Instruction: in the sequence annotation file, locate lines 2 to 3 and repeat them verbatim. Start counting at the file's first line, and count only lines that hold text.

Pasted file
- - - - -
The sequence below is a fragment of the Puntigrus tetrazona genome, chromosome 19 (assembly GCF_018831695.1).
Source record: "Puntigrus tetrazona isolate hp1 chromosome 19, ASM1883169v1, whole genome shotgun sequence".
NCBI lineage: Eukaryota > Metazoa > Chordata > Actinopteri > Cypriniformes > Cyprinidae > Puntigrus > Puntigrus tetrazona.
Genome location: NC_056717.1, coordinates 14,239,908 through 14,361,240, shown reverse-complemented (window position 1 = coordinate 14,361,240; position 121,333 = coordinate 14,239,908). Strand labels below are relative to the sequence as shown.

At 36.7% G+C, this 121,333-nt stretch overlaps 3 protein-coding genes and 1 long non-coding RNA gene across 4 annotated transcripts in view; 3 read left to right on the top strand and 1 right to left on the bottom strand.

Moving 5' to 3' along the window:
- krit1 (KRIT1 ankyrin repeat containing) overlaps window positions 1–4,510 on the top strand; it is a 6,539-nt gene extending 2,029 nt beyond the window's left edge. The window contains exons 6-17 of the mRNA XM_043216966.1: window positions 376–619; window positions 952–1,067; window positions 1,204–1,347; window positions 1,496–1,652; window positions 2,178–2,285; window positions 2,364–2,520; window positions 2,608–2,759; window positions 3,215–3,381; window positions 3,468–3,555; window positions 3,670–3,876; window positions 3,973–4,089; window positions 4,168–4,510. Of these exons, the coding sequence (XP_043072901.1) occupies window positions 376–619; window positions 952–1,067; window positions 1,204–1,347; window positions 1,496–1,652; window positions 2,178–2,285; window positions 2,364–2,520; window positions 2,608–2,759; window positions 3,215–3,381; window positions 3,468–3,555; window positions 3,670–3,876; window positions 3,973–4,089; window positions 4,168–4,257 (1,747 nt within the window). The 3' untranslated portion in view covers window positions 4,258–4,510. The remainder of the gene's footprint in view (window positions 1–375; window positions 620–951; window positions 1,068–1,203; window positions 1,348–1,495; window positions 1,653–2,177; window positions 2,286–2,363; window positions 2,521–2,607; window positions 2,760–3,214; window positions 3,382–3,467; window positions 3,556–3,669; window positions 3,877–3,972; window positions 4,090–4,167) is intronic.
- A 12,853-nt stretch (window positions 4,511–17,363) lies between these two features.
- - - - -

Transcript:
Source record: "Puntigrus tetrazona isolate hp1 chromosome 19, ASM1883169v1, whole genome shotgun sequence".
NCBI lineage: Eukaryota > Metazoa > Chordata > Actinopteri > Cypriniformes > Cyprinidae > Puntigrus > Puntigrus tetrazona.